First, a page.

If a Trick-or-Treater Gets Sick from the Candy I Handed Out This Year, Who’s Responsible?

Find out how the right coverage protects you against liability scares and other dangers.
Christine Lacagnina Written by Christine Lacagnina
Christine Lacagnina
Written by Christine Lacagnina

Christine Lacagnina has written thousands of insurance-based articles for TrustedChoice.com by authoring consumable, understandable content.

paul martin Reviewed by Paul Martin
paul martin
Reviewed by Paul Martin

Paul Martin is the Director of Education and Development for Myron Steves, one of the largest, most respected insurance wholesalers in the southern U.S.

Treats gone bad

Though it’s mainly associated with mischief and goblins, Halloween also has an aspect of generosity, in the form of handing out tasty candy to kids in costumes. But there’s always a risk that those well-intentioned treats could wind up being a trick in and of themselves. So what happens if a trick-or-treater gets sick from the candy you handed out this year? Who’s responsible for this mess, anyway?

Fortunately an independent insurance agent can not only help you answer this question, but also clear up any other insurance concerns you may have. Independent insurance agents are experienced in handling claims for all kinds of obscure situations, so they know exactly how to get you the coverage you need, long before you ever need it. Here’s how they’d help protect you against a trick-or-treater getting sick from the candy you handed out.

Who’s Responsible If a Trick-or-Treater Gets Sick from the Candy I Handed Out?

You may have been expecting only holiday-spirited fun by handing out candy to costume-clad children, but matters could turn ugly if one of the trick-or-treaters gets sick afterwards. If a kid gets sick from the candy you handed out, their parents might choose to sue you. The really tricky part would be proving the illness stemmed from the treats from your house. But though you may not end up being held liable for the claim in court, you’d still have to deal with the legal case.

If the trick-or-treater’s parents can prove you caused their kid to get sick from your Halloween offerings, you could end up with a real nightmare on your hands. If either of these claims hold up in court, you could be found liable:

  • Food poisoning: Whether you bought candy that was long past its expiration date or let it melt to the point of going bad in your car, food poisoning is a legit claim to be found guilty of.
  • Disease transfer: Maybe the candy or other treats weren’t actually bad, themselves. Food of any kind can act as a carrier for disease that’s passed along by you or another member of your household, and yes, you can get sued for it.

A lawsuit could certainly turn a festive holiday into a nightmare, fast. But fortunately there’s a way to protect yourself against food poisoning claims and many other kinds of mischief, in the form of insurance coverage.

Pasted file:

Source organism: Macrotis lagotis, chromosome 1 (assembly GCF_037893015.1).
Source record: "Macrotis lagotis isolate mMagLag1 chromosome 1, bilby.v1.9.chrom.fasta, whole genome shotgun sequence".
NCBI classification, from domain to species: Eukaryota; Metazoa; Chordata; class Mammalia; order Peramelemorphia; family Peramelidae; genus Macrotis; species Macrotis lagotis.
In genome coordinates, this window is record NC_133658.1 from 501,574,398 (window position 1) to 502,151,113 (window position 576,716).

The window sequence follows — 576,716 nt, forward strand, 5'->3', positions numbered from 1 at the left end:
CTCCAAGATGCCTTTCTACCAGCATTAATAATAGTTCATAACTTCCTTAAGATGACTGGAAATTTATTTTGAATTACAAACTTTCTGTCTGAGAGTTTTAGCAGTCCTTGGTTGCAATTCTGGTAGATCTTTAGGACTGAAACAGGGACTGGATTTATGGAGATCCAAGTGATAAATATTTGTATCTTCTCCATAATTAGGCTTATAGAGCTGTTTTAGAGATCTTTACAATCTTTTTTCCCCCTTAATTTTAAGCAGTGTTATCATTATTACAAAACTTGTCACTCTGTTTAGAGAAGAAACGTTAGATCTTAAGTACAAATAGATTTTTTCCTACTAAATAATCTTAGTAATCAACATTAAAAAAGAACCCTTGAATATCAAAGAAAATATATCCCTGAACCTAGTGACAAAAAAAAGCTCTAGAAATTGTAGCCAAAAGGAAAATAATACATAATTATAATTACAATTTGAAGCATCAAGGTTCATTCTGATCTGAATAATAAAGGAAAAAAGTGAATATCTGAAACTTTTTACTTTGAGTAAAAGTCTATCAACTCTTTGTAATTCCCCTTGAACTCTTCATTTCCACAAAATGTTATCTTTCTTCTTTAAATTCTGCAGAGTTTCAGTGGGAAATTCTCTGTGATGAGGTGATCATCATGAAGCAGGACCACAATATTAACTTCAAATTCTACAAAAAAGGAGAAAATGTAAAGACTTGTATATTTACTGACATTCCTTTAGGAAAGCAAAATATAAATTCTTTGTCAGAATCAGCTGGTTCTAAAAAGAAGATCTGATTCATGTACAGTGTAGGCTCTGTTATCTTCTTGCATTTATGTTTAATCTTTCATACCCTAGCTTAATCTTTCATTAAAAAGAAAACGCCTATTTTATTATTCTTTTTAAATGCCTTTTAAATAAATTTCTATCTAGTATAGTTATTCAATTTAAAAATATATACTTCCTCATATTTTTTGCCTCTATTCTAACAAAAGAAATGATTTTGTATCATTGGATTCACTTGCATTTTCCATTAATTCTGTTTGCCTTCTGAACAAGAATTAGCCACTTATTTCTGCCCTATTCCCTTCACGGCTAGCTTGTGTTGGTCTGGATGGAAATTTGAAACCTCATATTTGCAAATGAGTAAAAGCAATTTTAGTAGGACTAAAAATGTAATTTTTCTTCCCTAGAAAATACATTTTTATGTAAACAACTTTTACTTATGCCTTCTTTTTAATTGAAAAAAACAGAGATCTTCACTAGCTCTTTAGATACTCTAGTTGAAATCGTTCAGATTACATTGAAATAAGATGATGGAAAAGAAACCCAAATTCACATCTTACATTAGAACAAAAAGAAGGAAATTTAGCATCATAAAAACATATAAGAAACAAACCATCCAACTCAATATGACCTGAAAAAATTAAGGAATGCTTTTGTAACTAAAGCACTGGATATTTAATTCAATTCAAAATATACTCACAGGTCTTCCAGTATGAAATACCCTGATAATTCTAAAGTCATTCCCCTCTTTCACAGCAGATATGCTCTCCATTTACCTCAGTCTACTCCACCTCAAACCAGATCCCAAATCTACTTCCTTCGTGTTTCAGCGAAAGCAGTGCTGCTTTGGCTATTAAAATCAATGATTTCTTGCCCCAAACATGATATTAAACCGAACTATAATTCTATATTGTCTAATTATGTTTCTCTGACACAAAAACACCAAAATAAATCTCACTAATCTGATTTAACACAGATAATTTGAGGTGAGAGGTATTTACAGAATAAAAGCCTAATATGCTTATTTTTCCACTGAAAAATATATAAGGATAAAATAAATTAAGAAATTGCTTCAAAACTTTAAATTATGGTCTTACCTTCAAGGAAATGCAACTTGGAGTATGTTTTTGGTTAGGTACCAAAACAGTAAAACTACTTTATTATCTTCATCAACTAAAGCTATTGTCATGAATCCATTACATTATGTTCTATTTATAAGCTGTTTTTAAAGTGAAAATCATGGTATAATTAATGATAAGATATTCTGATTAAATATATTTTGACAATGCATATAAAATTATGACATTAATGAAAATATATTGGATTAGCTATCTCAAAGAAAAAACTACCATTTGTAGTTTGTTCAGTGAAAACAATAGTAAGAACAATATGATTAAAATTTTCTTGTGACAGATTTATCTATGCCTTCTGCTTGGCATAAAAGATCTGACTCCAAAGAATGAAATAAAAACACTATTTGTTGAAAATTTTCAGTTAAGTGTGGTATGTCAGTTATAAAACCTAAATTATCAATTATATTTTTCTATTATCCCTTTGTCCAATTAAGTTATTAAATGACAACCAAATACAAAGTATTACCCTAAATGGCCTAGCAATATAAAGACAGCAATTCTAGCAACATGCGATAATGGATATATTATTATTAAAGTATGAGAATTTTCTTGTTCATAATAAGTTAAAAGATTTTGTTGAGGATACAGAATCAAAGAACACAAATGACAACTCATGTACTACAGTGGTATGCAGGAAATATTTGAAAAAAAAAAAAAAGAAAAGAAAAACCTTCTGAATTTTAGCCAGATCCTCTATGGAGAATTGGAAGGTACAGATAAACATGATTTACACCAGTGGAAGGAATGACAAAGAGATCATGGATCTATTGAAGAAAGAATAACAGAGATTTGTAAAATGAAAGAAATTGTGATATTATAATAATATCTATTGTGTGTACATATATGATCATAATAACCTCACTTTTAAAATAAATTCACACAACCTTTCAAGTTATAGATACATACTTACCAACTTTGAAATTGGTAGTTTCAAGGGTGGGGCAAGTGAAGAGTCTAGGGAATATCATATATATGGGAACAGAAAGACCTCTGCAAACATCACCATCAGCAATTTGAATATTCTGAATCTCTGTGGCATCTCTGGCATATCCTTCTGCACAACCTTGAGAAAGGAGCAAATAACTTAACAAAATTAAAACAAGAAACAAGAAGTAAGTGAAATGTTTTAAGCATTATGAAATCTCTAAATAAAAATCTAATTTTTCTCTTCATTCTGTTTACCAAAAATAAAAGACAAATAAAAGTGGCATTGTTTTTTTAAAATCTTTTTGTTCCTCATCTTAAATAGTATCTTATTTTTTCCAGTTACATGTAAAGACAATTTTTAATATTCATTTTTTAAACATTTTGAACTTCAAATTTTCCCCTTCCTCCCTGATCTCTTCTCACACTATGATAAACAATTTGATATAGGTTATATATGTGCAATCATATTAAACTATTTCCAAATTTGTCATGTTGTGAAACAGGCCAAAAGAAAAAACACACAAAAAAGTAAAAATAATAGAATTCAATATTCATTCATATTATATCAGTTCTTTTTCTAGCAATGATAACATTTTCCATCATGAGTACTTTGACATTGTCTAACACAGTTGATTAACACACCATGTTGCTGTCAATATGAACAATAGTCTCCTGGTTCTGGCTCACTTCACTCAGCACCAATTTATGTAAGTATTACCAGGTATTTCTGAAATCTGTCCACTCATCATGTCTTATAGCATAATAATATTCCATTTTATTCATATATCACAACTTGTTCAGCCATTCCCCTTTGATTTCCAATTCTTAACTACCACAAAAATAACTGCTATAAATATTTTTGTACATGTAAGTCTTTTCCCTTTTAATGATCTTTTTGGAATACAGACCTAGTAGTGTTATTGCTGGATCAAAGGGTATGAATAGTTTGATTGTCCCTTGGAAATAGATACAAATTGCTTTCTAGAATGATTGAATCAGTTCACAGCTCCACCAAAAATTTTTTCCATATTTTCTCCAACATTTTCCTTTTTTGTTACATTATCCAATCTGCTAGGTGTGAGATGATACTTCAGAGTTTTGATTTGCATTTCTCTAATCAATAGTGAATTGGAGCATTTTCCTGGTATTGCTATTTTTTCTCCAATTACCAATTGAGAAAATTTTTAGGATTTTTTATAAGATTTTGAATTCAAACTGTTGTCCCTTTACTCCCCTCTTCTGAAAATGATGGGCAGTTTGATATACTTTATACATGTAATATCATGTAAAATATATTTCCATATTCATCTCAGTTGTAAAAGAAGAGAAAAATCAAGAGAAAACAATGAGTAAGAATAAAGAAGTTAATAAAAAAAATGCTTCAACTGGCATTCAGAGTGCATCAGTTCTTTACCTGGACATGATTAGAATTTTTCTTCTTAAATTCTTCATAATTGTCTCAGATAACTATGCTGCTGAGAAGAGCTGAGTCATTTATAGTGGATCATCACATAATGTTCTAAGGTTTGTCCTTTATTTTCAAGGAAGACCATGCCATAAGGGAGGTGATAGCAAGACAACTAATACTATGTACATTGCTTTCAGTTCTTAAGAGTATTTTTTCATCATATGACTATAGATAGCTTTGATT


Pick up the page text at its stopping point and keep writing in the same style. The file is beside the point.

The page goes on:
Which Insurance Would Protect Me If My Candy Poisoned a Trick-or-Treater?

No matter whether the candy you handed out on Halloween was bad from the get-go or was carrying another person’s illness along with it, your homeowners insurance would protect you in the event you got sued. Both food poisoning and communicable disease transfer are covered by standard homeowners insurance. If the poisoned kid’s parents were actually able to prove it was your candy that caused the illness in court, your homeowners insurance would cover you.

Important Liability Coverage for Trick-or-Treating Participants

Though you may not end up being found guilty for the charge against you, either way the liability coverage section of your homeowners insurance would protect you if you got sued. Liability coverage offers two important forms of protection:

  • Legal fees expenses: Liability coverage reimburses policyholders for fees relating to attorney and court expenses if they’re sued by a third party. Even claims for bad Halloween candy are covered.
  • Medical payments: If the trick-or-treater got sick enough to require medical treatment, your liability coverage would also pay for the costs of their doctor visits or other care.

Liability coverage can seriously help lessen the impact of a tragedy. Your independent insurance agent can help you make sure you’re set up with all the coverage you need for Halloween and every other day of the year.

What Else Does Homeowners Insurance Cover?

Homeowners insurance offers crucial liability coverage, but that’s not all. Your policy protects you from many kinds of common and rare disasters, including:

  • Riots
  • Vandalism
  • Explosions
  • Theft
  • Many natural disasters (i.e., windstorms, hail, lightning, and blizzards)
  • Falling objects
  • Fallen trees
  • Aircraft/vehicle damage
  • Fire and smoke

Talk with your independent insurance agent to find out all the important ways your homeowners insurance provides the coverage you need to feel safe and secure at any time, not just after Halloween.